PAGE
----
Third, extensive, unsolicited media coverage of a product is a strong indication that a mark has obtained secondary meaning. See Harlequin Enterprises Ltd., 644 F.2d at 950; Scarves by Vera, Inc. v. Todo Imports Ltd., 544 F.2d 1167, 1174 (2d Cir. 1976); Stern's Miracle-Gro Products, Inc. v. Shark Products, Inc., 823 F. Supp. 1077, 1085 (S.D.N Y 1993). Numerous awards and international recognition provide evidence of unsolicited media coverage. PAF S.r.l. v. Lisa Lighting Co., Ltd., 712 F. Supp. 394, 405 (S.D.N Y 1989).
This Court finds that Bridge has received extensive unsolicited media coverage. Indeed, since its release in 1957, Bridge has been the subject of or referred to in thousands of newspaper and magazine articles, many of which are in mass circulations. Stip.Fact 5.4.1. See e.g. Pls.Exs. 103, 143, 147, 151, 152, 153, 156. Defendants claim that Plaintiffs attempt to demonstrate media coverage falls flat for a few reasons. See Defs.Brief at 7-8. First, Defendants state that many of the Plaintiffs' articles are old and thus do not demonstrate that "River Kwai" has secondary meaning today. This is simply untrue. The evidence shows that there have been hundreds of articles, published within the last few years, that refer to Bridge. See e.g. Pls.Ex. 215.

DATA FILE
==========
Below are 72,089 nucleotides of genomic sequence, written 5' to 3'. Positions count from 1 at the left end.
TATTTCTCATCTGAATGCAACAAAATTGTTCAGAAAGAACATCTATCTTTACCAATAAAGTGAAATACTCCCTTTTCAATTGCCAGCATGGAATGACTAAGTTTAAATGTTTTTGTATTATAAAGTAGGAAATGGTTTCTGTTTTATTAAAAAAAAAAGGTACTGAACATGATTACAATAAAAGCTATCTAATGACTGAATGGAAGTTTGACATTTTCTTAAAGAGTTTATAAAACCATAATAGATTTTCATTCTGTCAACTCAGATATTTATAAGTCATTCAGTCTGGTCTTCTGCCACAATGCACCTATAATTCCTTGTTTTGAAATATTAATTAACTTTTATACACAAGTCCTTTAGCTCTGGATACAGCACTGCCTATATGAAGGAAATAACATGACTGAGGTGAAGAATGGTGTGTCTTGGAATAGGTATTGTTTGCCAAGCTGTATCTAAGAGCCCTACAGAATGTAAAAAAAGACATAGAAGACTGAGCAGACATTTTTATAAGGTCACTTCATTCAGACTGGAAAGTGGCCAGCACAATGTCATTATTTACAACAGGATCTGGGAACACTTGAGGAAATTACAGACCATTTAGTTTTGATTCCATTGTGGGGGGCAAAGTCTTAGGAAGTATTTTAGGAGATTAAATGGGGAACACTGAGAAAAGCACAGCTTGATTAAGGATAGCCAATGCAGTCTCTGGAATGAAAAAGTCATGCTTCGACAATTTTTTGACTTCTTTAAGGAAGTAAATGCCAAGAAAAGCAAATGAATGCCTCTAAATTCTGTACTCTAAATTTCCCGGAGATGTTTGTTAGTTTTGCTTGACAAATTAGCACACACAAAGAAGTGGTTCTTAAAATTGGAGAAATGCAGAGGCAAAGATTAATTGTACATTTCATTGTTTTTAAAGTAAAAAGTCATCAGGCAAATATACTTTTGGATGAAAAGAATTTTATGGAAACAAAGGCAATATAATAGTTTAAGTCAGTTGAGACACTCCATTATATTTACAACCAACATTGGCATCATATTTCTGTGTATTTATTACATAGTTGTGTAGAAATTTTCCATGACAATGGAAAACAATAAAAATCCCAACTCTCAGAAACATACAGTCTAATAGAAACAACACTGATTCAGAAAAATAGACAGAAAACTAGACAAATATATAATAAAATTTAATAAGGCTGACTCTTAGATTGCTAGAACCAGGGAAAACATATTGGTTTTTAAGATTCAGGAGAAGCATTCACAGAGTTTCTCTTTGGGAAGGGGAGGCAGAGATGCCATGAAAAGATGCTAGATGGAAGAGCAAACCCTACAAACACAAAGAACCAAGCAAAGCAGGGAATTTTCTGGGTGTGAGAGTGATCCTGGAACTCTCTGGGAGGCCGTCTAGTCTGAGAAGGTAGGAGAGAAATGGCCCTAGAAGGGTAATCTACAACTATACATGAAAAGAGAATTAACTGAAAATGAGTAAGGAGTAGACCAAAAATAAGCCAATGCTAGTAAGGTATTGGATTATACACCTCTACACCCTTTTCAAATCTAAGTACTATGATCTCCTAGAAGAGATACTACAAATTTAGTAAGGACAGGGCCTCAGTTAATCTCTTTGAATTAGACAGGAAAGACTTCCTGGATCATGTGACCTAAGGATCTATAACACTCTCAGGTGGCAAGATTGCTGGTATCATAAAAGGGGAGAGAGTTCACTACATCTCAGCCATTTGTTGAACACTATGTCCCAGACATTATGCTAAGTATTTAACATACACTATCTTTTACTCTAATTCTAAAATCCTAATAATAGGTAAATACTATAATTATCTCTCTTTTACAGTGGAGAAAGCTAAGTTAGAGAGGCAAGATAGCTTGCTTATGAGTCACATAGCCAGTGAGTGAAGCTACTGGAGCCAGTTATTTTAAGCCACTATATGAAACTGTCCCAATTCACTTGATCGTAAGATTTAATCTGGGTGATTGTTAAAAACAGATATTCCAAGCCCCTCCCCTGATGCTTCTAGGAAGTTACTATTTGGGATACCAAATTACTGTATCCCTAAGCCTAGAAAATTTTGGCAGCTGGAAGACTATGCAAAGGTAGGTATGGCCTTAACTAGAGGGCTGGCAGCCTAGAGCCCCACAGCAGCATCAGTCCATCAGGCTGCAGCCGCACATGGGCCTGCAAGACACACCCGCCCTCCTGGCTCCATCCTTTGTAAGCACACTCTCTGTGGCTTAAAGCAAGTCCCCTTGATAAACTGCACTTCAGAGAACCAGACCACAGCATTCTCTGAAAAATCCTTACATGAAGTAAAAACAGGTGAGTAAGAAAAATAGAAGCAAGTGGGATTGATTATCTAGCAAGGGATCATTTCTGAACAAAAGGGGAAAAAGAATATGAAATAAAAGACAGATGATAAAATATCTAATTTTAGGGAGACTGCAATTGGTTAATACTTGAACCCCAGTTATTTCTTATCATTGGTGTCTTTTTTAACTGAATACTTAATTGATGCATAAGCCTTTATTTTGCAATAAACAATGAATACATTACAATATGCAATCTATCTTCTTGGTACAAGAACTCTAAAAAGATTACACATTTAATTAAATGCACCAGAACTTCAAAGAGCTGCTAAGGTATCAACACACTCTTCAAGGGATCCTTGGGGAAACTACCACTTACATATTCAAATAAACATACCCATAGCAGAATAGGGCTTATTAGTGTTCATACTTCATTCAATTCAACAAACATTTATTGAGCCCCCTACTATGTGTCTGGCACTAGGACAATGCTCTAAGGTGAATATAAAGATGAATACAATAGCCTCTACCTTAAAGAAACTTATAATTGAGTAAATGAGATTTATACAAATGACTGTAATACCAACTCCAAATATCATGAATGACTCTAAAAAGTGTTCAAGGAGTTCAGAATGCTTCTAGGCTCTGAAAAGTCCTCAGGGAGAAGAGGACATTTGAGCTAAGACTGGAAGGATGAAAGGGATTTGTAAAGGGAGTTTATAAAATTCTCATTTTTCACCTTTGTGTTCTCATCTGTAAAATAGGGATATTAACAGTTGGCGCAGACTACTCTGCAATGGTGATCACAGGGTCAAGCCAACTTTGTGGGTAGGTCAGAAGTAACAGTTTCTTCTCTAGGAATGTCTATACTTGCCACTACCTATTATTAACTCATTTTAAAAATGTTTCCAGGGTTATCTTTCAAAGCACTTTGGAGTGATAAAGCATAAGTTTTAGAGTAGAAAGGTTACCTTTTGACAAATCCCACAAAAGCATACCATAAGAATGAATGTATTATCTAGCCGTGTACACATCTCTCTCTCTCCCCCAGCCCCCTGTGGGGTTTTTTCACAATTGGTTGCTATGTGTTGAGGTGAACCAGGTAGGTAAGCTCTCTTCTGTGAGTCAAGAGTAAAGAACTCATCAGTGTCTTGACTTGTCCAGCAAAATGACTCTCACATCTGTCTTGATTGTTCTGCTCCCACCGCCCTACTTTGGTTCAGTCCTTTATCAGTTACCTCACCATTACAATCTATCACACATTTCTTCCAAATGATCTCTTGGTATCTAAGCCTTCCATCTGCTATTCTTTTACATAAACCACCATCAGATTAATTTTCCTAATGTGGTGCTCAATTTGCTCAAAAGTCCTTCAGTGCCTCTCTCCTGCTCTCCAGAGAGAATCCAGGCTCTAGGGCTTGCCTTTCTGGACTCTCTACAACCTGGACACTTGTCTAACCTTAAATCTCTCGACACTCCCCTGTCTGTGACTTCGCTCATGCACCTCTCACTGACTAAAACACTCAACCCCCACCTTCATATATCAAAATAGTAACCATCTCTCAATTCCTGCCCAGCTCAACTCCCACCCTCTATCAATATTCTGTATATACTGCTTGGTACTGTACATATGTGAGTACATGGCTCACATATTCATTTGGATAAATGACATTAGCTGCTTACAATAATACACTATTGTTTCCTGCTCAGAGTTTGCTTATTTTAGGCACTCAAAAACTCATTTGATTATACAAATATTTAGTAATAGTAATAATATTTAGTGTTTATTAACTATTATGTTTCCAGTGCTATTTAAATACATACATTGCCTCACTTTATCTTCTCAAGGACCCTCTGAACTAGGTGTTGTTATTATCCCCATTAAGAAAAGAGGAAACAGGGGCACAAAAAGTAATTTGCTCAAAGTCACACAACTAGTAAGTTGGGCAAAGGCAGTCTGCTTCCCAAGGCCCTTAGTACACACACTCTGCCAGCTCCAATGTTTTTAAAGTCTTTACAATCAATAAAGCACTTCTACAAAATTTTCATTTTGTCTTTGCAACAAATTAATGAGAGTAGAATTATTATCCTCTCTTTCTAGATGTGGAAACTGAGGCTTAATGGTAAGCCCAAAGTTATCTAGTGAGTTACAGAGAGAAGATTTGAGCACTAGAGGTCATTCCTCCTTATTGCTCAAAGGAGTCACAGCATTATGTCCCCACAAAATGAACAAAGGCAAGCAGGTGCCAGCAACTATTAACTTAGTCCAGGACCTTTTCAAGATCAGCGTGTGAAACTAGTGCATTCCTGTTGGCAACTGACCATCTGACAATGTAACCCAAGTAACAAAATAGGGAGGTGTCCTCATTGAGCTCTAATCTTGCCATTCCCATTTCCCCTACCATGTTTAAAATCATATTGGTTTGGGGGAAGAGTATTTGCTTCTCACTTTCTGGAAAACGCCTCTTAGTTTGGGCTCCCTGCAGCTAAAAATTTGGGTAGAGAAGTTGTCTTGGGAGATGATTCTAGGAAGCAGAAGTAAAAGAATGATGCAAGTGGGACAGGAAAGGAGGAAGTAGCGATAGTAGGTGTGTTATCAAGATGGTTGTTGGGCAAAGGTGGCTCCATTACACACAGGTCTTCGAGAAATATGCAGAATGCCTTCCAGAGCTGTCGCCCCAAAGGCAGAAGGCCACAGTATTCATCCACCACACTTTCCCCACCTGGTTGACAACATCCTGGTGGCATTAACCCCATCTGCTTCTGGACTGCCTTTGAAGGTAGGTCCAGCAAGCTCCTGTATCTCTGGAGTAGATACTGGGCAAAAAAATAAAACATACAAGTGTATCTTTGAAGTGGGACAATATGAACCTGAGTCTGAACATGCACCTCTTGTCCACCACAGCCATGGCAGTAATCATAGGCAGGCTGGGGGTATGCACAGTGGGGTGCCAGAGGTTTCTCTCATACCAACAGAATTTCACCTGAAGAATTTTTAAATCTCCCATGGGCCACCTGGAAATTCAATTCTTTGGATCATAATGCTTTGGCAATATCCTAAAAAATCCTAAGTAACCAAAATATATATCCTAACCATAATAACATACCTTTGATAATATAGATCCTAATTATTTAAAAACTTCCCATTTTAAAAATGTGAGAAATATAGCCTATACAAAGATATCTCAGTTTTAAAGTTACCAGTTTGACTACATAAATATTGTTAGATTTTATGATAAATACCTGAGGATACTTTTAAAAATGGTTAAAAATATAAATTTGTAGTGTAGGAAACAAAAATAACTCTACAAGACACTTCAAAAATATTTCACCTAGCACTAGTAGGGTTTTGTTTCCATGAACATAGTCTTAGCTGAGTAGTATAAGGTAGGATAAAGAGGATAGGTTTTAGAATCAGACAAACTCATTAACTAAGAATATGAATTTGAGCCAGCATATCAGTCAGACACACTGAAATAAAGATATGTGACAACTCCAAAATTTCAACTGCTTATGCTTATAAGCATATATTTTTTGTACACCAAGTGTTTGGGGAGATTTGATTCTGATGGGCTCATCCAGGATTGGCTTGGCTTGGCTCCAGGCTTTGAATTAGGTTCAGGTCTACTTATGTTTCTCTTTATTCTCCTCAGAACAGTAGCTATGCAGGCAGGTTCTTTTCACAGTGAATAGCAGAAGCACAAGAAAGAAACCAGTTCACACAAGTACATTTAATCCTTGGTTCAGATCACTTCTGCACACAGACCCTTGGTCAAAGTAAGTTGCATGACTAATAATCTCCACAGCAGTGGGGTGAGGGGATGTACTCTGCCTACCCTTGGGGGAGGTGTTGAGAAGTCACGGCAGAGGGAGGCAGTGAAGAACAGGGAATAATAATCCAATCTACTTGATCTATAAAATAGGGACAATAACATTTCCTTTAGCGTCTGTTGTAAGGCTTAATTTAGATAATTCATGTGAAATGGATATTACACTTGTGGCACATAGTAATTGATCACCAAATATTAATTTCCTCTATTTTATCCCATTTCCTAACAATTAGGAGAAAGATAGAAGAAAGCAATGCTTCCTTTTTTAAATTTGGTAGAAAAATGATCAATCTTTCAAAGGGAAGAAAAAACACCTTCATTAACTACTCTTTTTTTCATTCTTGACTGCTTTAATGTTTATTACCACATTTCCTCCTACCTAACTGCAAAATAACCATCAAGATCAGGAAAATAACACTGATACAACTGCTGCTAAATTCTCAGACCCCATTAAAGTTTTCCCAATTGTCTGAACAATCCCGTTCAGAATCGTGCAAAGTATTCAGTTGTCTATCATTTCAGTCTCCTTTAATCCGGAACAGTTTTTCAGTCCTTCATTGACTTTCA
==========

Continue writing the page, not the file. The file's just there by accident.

Defendants also argue that some of the articles entered into evidence by Plaintiffs to support the media coverage element do not focus on Bridge or even refer to Bridge by name. This argument is unconvincing as it overlooks the fact that most of the thousands of articles in the record focus on Bridge and refer to it by name. Finally, Defendants state that the media coverage claimed by Plaintiffs is not as overwhelming as Plaintiffs suggest because Plaintiffs have mistaken mere mention of Bridge with "media coverage." This argument is unavailing as there is no support for the contention that mere mention or incidental references does not qualify as "media coverage."
In addition to the references in newspaper and magazine articles, Bridge has received vast critical and public acclaim. It was the winner of a variety of awards, including seven Academy Awards. See Stip.Facts 126.96.36.199.10. In sum, this Court finds that the evidence of substantial unsolicited media coverage of Bridge militates in favor of a finding of secondary meaning. See Harlequin Enterprises Ltd., 644 F.2d at 950.
Fourth, the sales success of a product "may be indicative of whether or not a substantial portion of the purchasing public associates the [mark] with the source of the goods." Ergotran, Inc. v. Hergo Ergonomic Support Systems, Inc., 1996 WL 143903 at *8 (S.D.N.Y. Mar.29, 1996). See Bristol-Myers Squibb Co. v. McNeil P.P.C., Inc., 973 F.2d 1033, 1043 (2d Cir. 1992). This Court finds that there is significant evidence establishing Bridge's commercial success. Bridge has the reputation of being one of the best motion pictures ever made, and its sales success proves this to be accurate. Adjusted for inflation, Bridge, at the time of trial, was the 58th highest grossing motion picture of all time, Pls.Ex. 199A, with a distributor's gross of over $51 million. Stip.Fact 5.5.2; Pls.Exs. 200, 227. Additionally, Plaintiffs continue to earn substantial revenue from Bridge as it is still offered for distribution and exhibition. Stip.Fact 5.5.4; Tr. at 61; 65-68. This evidence of sales success favors a finding of secondary meaning.